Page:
By Sarka Halas
Volkswagen International Finance, the financing arm of German automaker Volkswagen AG (VOW.XE), has opened the 2013 bond market for European corporate borrowers, taking advantage of low financing rates available for European companies.
Volkswagen priced its new 1 billion euro ($1.3 billion) 2020 bond at 78 basis points over the reference midswaps rate. The company offered a very low yield of just 2%.
Volkswagen, a core European corporate credit, was able to tighten pricing from 85 basis points to 78 basis points over the midswaps rate it initially offered on the back of strong investor demand for higher yielding corporate debt amid the low rates environment. Demand for the bond was just under EUR2 billion.
The company's 2022 bond is currently trading at 80 basis points over the reference midswaps rate so the tighter pricing was no surprise to market watchers.
"They are offering very limited yield, there is room for very little performance in the long-term," said Jeroen van den Broek, credit strategist at ING.
Demand, however, has to come from somewhere. "It's the beginning of the year and investors have a lot of money to put to work, Volkswagen looks attractive to investors, operationally it looks close to BMW AG (BMW.XE), but it trades at a reasonable premium to BMW," said Max Castle, vice-president, developed markets credit research at ING.
Despite the EUR2 billion in demand, not everyone who looked at Volkswagen's debt was enticed enough to buy it. Tom Ross, fund manager at Henderson Global Investors, said the company didn't look like good value.
Mr. Castle said Volkswagen has an ambitious investment plan and will invest $50 billion between 2013 and 2015. "They have set a goal to become the world's largest car manufacturer by 2018, so they are expected to issue a lot over the next couple of years to fund their expansion in China and other emerging markets," he said.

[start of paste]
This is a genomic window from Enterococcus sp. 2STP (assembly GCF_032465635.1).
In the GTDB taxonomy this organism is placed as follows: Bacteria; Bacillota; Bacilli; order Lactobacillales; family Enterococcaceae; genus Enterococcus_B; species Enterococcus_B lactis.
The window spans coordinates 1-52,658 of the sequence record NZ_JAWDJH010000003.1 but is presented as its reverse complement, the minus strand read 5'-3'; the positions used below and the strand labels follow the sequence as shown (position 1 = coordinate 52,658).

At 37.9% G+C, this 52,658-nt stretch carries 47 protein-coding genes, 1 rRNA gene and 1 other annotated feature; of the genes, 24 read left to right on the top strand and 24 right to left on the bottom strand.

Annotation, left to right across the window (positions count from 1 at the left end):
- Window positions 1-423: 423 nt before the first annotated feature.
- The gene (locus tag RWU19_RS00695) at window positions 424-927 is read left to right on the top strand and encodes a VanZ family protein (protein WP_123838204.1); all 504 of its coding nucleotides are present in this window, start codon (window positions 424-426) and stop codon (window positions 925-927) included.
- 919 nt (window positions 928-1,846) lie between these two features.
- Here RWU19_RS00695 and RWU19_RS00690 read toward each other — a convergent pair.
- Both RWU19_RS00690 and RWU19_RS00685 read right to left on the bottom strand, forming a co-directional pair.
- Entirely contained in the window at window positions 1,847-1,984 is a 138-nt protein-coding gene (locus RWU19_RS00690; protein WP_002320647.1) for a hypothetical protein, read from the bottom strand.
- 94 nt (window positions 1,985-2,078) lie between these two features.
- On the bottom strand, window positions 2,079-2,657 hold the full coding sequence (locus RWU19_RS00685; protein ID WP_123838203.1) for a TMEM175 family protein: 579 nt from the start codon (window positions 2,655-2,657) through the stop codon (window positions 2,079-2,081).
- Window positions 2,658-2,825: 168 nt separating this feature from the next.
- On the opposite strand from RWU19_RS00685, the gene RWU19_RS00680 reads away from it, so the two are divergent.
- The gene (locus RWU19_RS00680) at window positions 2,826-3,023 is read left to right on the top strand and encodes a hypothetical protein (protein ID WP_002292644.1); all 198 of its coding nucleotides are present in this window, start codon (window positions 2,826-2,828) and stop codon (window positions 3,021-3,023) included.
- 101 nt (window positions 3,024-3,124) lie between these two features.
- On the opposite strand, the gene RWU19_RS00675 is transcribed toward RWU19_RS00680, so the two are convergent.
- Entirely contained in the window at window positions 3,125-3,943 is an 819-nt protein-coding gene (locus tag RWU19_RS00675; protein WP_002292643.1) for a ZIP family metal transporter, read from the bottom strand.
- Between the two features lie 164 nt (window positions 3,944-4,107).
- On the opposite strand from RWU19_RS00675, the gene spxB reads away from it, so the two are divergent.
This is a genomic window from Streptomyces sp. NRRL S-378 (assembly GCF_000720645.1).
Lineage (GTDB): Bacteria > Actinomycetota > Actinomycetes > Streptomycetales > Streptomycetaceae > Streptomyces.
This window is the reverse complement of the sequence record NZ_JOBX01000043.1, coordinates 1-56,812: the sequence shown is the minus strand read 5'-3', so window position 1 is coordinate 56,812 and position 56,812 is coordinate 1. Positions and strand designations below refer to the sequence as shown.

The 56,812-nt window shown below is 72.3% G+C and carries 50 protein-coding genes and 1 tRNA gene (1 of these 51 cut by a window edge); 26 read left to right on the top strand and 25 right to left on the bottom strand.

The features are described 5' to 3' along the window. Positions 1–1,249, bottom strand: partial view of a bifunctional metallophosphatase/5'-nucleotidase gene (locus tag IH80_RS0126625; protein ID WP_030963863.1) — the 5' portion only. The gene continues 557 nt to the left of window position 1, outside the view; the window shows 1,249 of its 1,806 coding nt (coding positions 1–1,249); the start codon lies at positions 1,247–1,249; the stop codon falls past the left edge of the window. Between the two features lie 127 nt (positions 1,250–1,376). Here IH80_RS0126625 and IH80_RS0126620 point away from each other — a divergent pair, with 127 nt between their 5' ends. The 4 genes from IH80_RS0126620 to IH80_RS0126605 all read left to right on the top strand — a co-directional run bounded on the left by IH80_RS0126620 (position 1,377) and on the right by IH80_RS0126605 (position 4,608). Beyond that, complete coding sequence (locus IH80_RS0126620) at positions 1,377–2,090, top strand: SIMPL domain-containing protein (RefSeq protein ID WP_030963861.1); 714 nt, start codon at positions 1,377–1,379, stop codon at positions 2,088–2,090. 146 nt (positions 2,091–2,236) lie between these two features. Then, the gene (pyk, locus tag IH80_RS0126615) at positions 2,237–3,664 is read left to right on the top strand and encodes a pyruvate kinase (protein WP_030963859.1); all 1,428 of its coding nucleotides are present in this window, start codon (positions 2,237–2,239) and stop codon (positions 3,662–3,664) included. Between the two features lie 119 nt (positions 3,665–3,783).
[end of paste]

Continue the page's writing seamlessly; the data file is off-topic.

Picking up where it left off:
However, compared to other auto companies, Volkswagen still has to pay up to attract investors. The company is closer to the triple-B landscape than BMW AG, for example. Volkswagen is rated A3 by Moody's and A- by Standard & Poor's, while BMW is rated one notch higher at A2 and A by the same ratings companies, respectively. In comparison, BMW's similarly dated debt six-year bonds are currently trading at 62.5 basis points over the reference midswaps rate.
Borrowing costs for European companies have hit historical lows as investors switch out of safe but low-yielding government bonds into high-quality corporate paper that offers better returns. Companies from the euro zone's strongest economies have been benefiting most as investors seek refuge from the sovereign debt woes plaguing the region.
Last year, Volkswagen issued at total of 16 euro- and dollar-denominated bonds, for a total amount of EUR17 billion, according to Dealogic data. Volkswagen was last in the market back in August, when it sold a rare 10-year debt at a very low 2.375%.
However, last year bond issuance from the European auto sector was higher than redemptions, and according to Mr. van den Broek there was a significant amount of financing ahead of 2013. The auto sector needs to finance about EUR35 billion of investment in 2013, compared to EUR46 billion last year.
"There are very heavy redemptions due in January and February--about EUR30 billion for the corporate sector and EUR6 billion of that in the auto sector--so there will a significant amount that will come back to investors and they need to reinvest," said Mr. van den Broek.
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